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Decision on Winskill Aquatic Centre to be finalized next week

Council will review options at its March 11 meeting
The Winskill Aquatic & Fitness Centre in Tsawwassen. Optimist file photo

A decision on the long-term fate of the Winskill Aquatic & Fitness Centre in Tsawwassen will be known next week.

But whether it is a retrofit of the current facility or a tear down and a brand-new facility built, the price tag is going to be high.

On Monday, Delta council is set to review options following a staff evaluation of the 47-year-old facility.

Staff are recommending that a new facility be built, as repairs to the existing facility would fall within the same cost range of $120 to $130 million.

“We have extended the life of the facility as much as possible through regular maintenance, but the major mechanical systems are at the end and need to be replaced,” said Jim Bauer, Director of Major Capital Projects. “When you consider that the standards for aquatic centres have also changed over time — especially over 47 years — and that there has been significant growth in the area since the pool was constructed, the current facility no longer meets the community’s needs. This is why staff is recommending a new facility to council.”

The options reviewed in the staff report include a proposal to renew the current facility, which will require extensive rehabilitation. The other option is for a completely new facility that would be built at Winskill Park. The new aquatic centre would include an eight-lane 25-meter lap pool, a leisure pool, a teach pool, one- and three-meter diving boards, as well as a fully equipped fitness centre, gymnasium, and other multi-purpose spaces.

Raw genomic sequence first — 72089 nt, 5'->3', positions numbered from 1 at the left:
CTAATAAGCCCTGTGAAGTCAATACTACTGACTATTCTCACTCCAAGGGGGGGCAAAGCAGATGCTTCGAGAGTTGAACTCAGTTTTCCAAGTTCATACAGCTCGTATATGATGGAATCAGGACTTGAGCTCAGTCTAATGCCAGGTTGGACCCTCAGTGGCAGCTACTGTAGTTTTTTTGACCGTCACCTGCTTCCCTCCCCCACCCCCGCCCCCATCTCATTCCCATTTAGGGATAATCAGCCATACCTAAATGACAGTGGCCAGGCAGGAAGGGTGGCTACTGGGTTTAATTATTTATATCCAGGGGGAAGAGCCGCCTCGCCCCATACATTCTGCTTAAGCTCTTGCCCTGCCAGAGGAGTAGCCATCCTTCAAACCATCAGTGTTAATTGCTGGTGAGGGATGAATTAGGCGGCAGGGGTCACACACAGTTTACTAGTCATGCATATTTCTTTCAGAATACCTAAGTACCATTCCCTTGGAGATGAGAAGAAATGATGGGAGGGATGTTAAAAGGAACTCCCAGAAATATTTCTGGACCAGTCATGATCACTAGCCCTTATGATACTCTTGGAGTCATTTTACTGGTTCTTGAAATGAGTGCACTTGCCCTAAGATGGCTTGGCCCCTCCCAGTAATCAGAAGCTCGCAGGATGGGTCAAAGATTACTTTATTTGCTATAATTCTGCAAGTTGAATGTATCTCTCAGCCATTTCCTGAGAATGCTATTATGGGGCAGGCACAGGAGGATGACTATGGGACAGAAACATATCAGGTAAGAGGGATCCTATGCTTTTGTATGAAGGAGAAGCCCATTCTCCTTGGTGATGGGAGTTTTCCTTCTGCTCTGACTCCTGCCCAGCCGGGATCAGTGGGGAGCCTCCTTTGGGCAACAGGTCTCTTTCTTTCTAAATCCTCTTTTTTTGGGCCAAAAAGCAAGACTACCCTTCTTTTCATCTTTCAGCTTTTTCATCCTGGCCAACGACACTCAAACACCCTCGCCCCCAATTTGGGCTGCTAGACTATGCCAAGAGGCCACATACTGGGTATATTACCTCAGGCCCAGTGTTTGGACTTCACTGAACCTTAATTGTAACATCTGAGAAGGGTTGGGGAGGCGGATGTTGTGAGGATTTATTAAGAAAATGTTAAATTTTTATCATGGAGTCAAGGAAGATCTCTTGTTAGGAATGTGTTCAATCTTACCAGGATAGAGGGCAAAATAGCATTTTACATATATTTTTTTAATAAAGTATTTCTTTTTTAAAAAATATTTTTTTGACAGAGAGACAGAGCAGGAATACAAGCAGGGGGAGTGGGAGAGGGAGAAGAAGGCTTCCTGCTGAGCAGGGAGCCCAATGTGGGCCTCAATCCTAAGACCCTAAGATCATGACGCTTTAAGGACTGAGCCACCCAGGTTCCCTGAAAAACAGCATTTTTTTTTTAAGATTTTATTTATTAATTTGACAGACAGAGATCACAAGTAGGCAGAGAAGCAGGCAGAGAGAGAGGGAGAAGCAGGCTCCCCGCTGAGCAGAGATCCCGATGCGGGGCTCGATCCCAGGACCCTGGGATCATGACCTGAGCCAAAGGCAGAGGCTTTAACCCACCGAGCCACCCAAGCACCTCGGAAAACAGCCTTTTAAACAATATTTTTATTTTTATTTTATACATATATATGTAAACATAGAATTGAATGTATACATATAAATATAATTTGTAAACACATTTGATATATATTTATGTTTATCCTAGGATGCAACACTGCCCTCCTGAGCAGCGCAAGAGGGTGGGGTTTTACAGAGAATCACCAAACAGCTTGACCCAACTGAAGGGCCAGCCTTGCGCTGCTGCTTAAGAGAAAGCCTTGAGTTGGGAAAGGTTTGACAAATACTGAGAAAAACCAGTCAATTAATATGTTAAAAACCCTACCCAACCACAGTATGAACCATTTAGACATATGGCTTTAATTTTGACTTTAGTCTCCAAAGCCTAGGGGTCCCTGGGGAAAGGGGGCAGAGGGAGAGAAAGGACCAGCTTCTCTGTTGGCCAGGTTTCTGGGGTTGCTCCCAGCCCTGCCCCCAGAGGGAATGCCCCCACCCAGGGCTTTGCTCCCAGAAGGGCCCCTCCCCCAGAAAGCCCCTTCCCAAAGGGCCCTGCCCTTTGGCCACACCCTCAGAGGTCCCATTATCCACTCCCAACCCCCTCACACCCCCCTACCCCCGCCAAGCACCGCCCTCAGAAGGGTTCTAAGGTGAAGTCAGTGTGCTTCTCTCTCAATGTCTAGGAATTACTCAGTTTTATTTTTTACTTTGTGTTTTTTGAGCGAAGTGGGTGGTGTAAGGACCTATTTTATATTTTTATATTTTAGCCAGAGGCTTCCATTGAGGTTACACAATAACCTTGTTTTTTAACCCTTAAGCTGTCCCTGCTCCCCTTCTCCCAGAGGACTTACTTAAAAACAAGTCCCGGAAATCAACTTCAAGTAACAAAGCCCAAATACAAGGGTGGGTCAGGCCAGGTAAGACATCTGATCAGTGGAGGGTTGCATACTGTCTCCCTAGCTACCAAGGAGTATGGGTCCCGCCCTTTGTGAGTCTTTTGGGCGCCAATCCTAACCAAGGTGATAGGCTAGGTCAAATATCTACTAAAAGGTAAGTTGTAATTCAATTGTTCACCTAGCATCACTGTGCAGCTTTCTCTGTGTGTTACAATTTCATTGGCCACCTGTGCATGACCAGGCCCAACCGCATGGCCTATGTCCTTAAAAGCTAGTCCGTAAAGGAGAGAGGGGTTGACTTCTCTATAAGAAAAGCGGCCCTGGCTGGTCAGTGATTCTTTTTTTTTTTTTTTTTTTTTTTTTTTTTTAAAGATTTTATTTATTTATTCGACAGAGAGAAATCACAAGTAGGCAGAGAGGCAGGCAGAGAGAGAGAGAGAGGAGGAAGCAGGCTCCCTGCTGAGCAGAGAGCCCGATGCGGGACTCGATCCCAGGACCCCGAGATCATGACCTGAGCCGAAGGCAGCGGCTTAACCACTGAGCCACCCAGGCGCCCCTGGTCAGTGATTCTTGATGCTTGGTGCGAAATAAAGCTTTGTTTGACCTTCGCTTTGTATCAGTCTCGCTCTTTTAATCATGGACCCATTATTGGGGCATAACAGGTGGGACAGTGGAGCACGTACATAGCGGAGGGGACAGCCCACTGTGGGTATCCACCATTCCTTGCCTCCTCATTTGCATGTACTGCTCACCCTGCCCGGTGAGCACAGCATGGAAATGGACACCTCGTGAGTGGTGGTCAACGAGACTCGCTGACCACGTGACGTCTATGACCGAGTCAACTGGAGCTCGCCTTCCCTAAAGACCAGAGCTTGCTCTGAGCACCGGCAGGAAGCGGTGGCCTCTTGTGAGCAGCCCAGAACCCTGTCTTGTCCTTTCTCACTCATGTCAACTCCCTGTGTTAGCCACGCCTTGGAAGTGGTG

While the report includes a recommendation to build a new recreation facility, decisions about the amenities to be included, as well as design aspects, would still need to be determined. As a result, the report also recommends that council direct staff to engage with residents, swim clubs, and other user groups on these and other key features of the facility.

“We know that there are a number of residents and user groups who are going to be affected by this project and want to provide their input,” said Bauer. “If council wishes to proceed, staff will undertake an engagement process to ensure that the community helps set the plan for this important community amenity.”

Should council endorse the recommendations for a new facility as outlined in the report, staff will proceed with the public engagement process and issue requests for proposals to select a construction manager and an architect.

A plan to fund this project was approved in the 2024 to 28 Financial Plan, resulting in a two per cent recreation capital levy being added to property taxes for recreation capital investment.